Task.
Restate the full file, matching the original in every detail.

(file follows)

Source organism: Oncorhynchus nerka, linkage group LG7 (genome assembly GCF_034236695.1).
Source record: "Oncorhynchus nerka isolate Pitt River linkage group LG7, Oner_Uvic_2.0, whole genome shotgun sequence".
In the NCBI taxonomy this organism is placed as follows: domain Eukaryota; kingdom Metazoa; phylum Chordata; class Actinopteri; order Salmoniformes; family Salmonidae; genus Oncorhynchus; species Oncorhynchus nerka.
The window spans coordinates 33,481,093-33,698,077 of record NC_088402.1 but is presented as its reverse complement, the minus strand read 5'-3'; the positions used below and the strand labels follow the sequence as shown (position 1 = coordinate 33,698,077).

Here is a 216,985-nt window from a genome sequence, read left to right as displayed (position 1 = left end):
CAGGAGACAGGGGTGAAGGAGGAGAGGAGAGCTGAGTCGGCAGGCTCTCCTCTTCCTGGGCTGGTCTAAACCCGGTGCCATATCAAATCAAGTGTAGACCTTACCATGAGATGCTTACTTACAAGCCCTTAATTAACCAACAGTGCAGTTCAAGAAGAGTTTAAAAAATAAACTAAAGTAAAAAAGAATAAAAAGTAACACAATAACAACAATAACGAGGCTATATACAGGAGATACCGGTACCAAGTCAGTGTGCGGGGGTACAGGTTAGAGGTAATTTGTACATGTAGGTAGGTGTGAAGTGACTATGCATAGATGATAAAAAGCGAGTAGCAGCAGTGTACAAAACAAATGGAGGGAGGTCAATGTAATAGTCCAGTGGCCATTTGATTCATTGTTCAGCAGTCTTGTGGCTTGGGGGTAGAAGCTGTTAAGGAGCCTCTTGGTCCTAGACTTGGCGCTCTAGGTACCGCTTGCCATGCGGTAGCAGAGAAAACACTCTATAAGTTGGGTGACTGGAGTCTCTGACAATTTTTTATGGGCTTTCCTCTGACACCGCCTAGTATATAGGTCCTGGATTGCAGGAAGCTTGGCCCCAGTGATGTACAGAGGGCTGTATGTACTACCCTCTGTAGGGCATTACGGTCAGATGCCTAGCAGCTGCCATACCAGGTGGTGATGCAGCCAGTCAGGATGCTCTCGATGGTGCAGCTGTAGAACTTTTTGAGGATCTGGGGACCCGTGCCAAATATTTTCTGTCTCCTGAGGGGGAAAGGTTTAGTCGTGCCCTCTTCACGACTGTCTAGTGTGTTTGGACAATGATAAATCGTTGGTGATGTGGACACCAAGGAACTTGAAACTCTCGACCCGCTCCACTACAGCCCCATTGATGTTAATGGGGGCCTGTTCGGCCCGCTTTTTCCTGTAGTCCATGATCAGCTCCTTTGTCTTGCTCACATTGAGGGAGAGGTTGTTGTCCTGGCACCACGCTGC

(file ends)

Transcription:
Source organism: Oncorhynchus nerka, linkage group LG7 (genome assembly GCF_034236695.1).
Source record: "Oncorhynchus nerka isolate Pitt River linkage group LG7, Oner_Uvic_2.0, whole genome shotgun sequence".
In the NCBI taxonomy this organism is placed as follows: domain Eukaryota; kingdom Metazoa; phylum Chordata; class Actinopteri; order Salmoniformes; family Salmonidae; genus Oncorhynchus; species Oncorhynchus nerka.
The window spans coordinates 33,481,093-33,698,077 of record NC_088402.1 but is presented as its reverse complement, the minus strand read 5'-3'; the positions used below and the strand labels follow the sequence as shown (position 1 = coordinate 33,698,077).

Here is a 216,985-nt window from a genome sequence, read left to right as displayed (position 1 = left end):
CAGGAGACAGGGGTGAAGGAGGAGAGGAGAGCTGAGTCGGCAGGCTCTCCTCTTCCTGGGCTGGTCTAAACCCGGTGCCATATCAAATCAAGTGTAGACCTTACCATGAGATGCTTACTTACAAGCCCTTAATTAACCAACAGTGCAGTTCAAGAAGAGTTTAAAAAATAAACTAAAGTAAAAAAGAATAAAAAGTAACACAATAACAACAATAACGAGGCTATATACAGGAGATACCGGTACCAAGTCAGTGTGCGGGGGTACAGGTTAGAGGTAATTTGTACATGTAGGTAGGTGTGAAGTGACTATGCATAGATGATAAAAAGCGAGTAGCAGCAGTGTACAAAACAAATGGAGGGAGGTCAATGTAATAGTCCAGTGGCCATTTGATTCATTGTTCAGCAGTCTTGTGGCTTGGGGGTAGAAGCTGTTAAGGAGCCTCTTGGTCCTAGACTTGGCGCTCTAGGTACCGCTTGCCATGCGGTAGCAGAGAAAACACTCTATAAGTTGGGTGACTGGAGTCTCTGACAATTTTTTATGGGCTTTCCTCTGACACCGCCTAGTATATAGGTCCTGGATTGCAGGAAGCTTGGCCCCAGTGATGTACAGAGGGCTGTATGTACTACCCTCTGTAGGGCATTACGGTCAGATGCCTAGCAGCTGCCATACCAGGTGGTGATGCAGCCAGTCAGGATGCTCTCGATGGTGCAGCTGTAGAACTTTTTGAGGATCTGGGGACCCGTGCCAAATATTTTCTGTCTCCTGAGGGGGAAAGGTTTAGTCGTGCCCTCTTCACGACTGTCTAGTGTGTTTGGACAATGATAAATCGTTGGTGATGTGGACACCAAGGAACTTGAAACTCTCGACCCGCTCCACTACAGCCCCATTGATGTTAATGGGGGCCTGTTCGGCCCGCTTTTTCCTGTAGTCCATGATCAGCTCCTTTGTCTTGCTCACATTGAGGGAGAGGTTGTTGTCCTGGCACCACGCTGC